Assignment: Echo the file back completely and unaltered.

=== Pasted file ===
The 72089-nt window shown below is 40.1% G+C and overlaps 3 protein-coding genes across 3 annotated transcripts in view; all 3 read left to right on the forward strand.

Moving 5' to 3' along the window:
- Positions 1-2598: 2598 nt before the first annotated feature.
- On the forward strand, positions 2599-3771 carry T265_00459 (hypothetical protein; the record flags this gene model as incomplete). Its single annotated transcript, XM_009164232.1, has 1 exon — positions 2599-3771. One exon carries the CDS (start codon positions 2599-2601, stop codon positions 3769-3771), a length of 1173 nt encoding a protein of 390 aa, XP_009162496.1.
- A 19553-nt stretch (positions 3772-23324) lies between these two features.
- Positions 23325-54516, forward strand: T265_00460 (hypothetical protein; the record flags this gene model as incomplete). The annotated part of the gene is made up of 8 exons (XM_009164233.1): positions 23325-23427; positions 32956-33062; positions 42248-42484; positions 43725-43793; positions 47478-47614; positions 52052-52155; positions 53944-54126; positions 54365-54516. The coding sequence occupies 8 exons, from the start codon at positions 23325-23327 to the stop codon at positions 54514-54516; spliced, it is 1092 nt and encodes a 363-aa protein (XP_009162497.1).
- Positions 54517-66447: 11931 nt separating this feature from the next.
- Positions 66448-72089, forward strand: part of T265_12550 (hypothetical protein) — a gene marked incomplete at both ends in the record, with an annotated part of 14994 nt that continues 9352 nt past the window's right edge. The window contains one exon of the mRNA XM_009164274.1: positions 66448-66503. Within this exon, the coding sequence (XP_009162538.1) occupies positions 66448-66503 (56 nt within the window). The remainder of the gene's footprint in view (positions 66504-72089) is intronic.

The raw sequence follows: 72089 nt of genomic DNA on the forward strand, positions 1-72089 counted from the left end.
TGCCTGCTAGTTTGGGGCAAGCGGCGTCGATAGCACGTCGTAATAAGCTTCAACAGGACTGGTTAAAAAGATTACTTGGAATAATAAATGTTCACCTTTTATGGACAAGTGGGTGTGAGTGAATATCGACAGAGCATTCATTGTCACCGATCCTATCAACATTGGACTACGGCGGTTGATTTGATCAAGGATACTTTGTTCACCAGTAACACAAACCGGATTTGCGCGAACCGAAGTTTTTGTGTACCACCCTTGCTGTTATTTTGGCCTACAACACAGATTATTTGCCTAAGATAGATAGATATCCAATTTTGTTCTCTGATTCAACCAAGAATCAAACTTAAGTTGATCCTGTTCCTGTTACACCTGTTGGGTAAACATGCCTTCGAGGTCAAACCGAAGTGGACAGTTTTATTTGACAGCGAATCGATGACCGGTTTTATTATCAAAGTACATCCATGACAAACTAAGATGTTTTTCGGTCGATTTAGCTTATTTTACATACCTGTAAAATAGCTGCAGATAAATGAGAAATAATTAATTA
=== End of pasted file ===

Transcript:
The 72089-nt window shown below is 40.1% G+C and overlaps 3 protein-coding genes across 3 annotated transcripts in view; all 3 read left to right on the forward strand.

Moving 5' to 3' along the window:
- Positions 1-2598: 2598 nt before the first annotated feature.
- On the forward strand, positions 2599-3771 carry T265_00459 (hypothetical protein; the record flags this gene model as incomplete). Its single annotated transcript, XM_009164232.1, has 1 exon — positions 2599-3771. One exon carries the CDS (start codon positions 2599-2601, stop codon positions 3769-3771), a length of 1173 nt encoding a protein of 390 aa, XP_009162496.1.
- A 19553-nt stretch (positions 3772-23324) lies between these two features.
- Positions 23325-54516, forward strand: T265_00460 (hypothetical protein; the record flags this gene model as incomplete). The annotated part of the gene is made up of 8 exons (XM_009164233.1): positions 23325-23427; positions 32956-33062; positions 42248-42484; positions 43725-43793; positions 47478-47614; positions 52052-52155; positions 53944-54126; positions 54365-54516. The coding sequence occupies 8 exons, from the start codon at positions 23325-23327 to the stop codon at positions 54514-54516; spliced, it is 1092 nt and encodes a 363-aa protein (XP_009162497.1).
- Positions 54517-66447: 11931 nt separating this feature from the next.
- Positions 66448-72089, forward strand: part of T265_12550 (hypothetical protein) — a gene marked incomplete at both ends in the record, with an annotated part of 14994 nt that continues 9352 nt past the window's right edge. The window contains one exon of the mRNA XM_009164274.1: positions 66448-66503. Within this exon, the coding sequence (XP_009162538.1) occupies positions 66448-66503 (56 nt within the window). The remainder of the gene's footprint in view (positions 66504-72089) is intronic.

The raw sequence follows: 72089 nt of genomic DNA on the forward strand, positions 1-72089 counted from the left end.
TGCCTGCTAGTTTGGGGCAAGCGGCGTCGATAGCACGTCGTAATAAGCTTCAACAGGACTGGTTAAAAAGATTACTTGGAATAATAAATGTTCACCTTTTATGGACAAGTGGGTGTGAGTGAATATCGACAGAGCATTCATTGTCACCGATCCTATCAACATTGGACTACGGCGGTTGATTTGATCAAGGATACTTTGTTCACCAGTAACACAAACCGGATTTGCGCGAACCGAAGTTTTTGTGTACCACCCTTGCTGTTATTTTGGCCTACAACACAGATTATTTGCCTAAGATAGATAGATATCCAATTTTGTTCTCTGATTCAACCAAGAATCAAACTTAAGTTGATCCTGTTCCTGTTACACCTGTTGGGTAAACATGCCTTCGAGGTCAAACCGAAGTGGACAGTTTTATTTGACAGCGAATCGATGACCGGTTTTATTATCAAAGTACATCCATGACAAACTAAGATGTTTTTCGGTCGATTTAGCTTATTTTACATACCTGTAAAATAGCTGCAGATAAATGAGAAATAATTAATTA